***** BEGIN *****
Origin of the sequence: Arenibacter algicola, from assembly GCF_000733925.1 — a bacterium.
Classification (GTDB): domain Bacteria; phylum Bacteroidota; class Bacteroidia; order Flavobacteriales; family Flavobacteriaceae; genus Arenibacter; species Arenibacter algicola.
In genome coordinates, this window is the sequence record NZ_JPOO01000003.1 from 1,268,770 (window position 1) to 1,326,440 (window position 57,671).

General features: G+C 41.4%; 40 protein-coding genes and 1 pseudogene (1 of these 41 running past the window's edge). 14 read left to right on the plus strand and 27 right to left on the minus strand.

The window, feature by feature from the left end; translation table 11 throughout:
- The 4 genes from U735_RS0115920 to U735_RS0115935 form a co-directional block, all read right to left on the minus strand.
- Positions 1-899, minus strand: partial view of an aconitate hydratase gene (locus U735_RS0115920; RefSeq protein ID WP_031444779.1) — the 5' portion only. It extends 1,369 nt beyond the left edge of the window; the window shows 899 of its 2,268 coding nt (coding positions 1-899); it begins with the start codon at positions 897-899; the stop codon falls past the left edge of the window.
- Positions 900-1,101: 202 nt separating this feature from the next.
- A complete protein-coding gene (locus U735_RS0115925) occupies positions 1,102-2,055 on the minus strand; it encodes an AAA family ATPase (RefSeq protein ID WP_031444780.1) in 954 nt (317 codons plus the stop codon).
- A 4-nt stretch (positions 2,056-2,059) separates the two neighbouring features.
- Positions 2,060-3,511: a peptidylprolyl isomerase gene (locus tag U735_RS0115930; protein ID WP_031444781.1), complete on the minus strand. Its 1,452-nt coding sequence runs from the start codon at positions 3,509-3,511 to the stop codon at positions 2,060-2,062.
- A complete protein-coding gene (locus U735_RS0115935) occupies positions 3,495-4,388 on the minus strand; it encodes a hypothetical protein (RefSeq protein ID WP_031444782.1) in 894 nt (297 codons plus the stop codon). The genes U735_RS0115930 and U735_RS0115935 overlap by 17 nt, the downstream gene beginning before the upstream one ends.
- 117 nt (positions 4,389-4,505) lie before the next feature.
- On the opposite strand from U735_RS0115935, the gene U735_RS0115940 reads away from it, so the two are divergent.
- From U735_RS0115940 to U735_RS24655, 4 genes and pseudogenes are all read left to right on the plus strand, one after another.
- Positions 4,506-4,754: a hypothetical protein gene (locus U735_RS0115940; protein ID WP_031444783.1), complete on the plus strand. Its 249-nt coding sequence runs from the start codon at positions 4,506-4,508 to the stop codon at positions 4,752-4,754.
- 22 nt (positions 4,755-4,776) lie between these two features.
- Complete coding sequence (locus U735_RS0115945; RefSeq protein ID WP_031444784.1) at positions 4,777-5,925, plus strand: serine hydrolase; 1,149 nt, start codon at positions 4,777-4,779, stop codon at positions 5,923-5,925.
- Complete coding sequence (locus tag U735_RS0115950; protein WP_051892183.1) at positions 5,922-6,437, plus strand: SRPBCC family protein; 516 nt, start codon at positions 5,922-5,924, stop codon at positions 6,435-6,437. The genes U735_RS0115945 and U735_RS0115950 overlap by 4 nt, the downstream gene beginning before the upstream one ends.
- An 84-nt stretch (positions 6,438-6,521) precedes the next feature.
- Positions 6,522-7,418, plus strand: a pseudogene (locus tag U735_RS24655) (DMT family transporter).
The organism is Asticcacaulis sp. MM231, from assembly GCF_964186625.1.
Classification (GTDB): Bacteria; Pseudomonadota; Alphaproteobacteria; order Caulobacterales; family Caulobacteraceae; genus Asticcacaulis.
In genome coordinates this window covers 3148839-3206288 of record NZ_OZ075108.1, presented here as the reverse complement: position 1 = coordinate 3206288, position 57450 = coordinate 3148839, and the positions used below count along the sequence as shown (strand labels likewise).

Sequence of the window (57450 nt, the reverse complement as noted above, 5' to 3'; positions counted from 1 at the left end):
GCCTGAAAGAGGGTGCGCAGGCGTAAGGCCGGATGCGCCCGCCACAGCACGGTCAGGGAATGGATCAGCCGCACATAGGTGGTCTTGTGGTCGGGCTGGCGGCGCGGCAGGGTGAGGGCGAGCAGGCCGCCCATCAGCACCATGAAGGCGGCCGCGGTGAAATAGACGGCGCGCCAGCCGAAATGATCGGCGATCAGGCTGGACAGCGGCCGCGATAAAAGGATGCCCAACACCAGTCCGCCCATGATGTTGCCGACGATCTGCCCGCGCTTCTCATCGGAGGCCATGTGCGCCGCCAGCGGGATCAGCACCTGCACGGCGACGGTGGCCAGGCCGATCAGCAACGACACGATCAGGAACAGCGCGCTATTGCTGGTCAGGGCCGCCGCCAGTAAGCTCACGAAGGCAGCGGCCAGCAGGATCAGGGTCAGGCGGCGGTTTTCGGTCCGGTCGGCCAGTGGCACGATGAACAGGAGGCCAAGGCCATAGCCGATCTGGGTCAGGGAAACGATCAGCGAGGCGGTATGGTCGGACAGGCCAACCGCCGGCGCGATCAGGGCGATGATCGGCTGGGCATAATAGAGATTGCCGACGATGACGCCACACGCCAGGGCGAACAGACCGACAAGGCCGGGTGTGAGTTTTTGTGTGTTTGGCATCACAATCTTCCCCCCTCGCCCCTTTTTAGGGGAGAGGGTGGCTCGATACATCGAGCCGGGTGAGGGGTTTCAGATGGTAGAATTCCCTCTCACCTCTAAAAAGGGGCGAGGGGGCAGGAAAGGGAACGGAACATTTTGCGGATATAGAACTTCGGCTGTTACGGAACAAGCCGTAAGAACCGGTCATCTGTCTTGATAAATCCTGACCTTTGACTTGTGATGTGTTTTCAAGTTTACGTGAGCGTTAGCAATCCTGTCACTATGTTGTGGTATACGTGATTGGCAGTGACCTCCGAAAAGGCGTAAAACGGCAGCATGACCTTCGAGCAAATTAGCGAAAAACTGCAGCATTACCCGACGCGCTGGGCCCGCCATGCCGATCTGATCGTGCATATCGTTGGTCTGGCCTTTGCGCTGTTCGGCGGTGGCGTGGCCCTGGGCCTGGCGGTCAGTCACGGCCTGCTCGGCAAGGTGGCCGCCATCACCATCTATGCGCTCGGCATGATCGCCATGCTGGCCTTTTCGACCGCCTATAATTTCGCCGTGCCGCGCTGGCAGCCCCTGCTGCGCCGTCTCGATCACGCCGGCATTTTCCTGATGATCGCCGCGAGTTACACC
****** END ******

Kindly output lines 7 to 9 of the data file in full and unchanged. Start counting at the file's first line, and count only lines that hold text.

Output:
- Positions 1-899, minus strand: partial view of an aconitate hydratase gene (locus U735_RS0115920; RefSeq protein ID WP_031444779.1) — the 5' portion only. It extends 1,369 nt beyond the left edge of the window; the window shows 899 of its 2,268 coding nt (coding positions 1-899); it begins with the start codon at positions 897-899; the stop codon falls past the left edge of the window.
- Positions 900-1,101: 202 nt separating this feature from the next.
- A complete protein-coding gene (locus U735_RS0115925) occupies positions 1,102-2,055 on the minus strand; it encodes an AAA family ATPase (RefSeq protein ID WP_031444780.1) in 954 nt (317 codons plus the stop codon).